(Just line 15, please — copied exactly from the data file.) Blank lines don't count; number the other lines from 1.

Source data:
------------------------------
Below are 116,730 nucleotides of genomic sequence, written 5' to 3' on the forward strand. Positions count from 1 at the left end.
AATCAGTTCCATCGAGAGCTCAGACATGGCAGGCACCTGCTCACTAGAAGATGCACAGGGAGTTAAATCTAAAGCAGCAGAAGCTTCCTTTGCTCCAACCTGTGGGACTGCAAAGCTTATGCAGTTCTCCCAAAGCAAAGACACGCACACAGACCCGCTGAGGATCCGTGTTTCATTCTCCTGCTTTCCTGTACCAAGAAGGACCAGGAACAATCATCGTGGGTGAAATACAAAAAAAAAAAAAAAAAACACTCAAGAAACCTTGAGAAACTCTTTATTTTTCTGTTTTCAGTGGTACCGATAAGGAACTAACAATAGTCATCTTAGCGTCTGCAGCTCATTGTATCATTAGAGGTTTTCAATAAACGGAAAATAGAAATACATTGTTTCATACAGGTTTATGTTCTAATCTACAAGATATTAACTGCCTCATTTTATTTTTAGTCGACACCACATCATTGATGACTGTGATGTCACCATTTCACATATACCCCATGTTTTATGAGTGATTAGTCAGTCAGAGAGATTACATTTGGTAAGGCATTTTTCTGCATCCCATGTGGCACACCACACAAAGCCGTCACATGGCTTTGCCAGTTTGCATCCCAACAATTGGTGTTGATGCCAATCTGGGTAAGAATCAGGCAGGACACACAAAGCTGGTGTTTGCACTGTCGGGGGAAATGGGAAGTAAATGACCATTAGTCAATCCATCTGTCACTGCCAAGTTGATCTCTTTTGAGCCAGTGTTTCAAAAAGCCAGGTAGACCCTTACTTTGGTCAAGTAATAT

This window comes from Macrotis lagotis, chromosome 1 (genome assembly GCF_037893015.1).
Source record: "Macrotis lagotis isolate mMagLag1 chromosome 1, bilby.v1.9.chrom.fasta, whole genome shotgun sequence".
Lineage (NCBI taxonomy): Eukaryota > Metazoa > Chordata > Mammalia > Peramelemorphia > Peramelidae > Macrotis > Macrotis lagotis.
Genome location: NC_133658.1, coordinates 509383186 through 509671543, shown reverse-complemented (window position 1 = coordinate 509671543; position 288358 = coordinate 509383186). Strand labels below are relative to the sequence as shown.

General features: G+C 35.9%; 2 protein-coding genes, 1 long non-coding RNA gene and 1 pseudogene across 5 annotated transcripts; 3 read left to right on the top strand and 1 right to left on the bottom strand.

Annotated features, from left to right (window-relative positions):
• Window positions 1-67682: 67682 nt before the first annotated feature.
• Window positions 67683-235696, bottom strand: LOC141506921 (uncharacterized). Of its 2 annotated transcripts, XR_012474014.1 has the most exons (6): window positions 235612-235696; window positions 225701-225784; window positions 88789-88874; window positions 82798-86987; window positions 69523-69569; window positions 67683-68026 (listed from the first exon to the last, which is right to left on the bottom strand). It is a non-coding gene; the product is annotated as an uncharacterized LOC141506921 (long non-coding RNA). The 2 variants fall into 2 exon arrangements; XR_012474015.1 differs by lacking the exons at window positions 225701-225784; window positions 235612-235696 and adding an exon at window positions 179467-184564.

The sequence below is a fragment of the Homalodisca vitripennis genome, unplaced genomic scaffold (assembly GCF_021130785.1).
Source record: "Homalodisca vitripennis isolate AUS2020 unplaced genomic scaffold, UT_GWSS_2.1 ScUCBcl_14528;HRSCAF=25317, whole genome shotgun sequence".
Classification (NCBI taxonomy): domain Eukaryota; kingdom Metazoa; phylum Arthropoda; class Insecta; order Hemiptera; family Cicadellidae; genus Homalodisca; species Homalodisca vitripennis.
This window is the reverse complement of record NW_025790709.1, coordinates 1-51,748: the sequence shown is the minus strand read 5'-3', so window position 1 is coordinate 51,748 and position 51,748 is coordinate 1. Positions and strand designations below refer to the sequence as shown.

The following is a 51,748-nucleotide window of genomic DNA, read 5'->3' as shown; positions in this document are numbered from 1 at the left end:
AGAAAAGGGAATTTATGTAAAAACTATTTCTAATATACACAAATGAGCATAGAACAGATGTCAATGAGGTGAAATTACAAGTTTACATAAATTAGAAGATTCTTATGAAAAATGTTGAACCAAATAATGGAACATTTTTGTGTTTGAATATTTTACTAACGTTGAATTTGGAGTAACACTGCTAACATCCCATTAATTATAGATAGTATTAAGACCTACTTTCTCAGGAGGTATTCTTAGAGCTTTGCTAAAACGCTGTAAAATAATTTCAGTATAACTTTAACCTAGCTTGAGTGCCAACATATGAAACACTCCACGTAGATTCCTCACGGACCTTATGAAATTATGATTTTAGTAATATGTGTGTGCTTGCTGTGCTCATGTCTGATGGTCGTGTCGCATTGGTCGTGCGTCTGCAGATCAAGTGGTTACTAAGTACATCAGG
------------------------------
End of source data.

The following is a 51,748-nucleotide window of genomic DNA, read 5'->3' as shown; positions in this document are numbered from 1 at the left end: